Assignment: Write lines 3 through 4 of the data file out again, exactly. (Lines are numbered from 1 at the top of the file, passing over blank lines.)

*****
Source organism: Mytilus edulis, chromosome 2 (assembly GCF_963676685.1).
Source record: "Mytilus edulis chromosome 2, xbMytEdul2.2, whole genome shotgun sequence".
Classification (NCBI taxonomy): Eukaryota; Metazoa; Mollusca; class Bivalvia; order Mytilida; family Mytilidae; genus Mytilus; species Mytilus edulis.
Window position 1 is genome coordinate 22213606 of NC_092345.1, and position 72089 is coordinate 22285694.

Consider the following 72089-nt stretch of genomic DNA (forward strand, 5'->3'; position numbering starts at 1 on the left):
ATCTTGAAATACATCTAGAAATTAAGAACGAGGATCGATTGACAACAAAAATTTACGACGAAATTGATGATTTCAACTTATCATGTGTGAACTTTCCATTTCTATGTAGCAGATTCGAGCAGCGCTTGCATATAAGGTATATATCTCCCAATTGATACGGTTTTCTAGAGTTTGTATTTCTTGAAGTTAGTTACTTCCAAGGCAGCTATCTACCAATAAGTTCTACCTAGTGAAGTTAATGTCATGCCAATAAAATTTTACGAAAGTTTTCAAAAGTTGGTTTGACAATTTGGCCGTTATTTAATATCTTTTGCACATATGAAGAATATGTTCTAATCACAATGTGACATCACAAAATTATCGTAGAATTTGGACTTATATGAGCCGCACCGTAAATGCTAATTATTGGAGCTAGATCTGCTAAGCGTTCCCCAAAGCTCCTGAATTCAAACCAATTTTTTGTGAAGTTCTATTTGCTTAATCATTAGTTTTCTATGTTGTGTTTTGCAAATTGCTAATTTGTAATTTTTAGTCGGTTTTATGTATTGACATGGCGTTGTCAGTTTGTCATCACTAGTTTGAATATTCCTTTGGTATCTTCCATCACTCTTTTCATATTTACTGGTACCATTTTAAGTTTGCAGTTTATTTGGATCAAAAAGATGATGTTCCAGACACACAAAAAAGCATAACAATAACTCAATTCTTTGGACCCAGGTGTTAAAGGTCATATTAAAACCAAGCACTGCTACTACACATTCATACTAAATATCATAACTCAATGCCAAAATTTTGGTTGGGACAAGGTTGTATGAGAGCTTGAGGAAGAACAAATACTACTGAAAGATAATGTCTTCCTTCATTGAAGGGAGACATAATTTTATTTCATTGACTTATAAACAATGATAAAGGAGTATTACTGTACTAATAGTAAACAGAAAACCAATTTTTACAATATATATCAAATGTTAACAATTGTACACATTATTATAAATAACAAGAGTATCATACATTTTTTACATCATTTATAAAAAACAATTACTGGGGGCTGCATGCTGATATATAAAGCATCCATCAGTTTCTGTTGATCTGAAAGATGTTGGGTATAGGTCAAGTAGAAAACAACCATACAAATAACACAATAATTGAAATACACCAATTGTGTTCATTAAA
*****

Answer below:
Classification (NCBI taxonomy): Eukaryota; Metazoa; Mollusca; class Bivalvia; order Mytilida; family Mytilidae; genus Mytilus; species Mytilus edulis.
Window position 1 is genome coordinate 22213606 of NC_092345.1, and position 72089 is coordinate 22285694.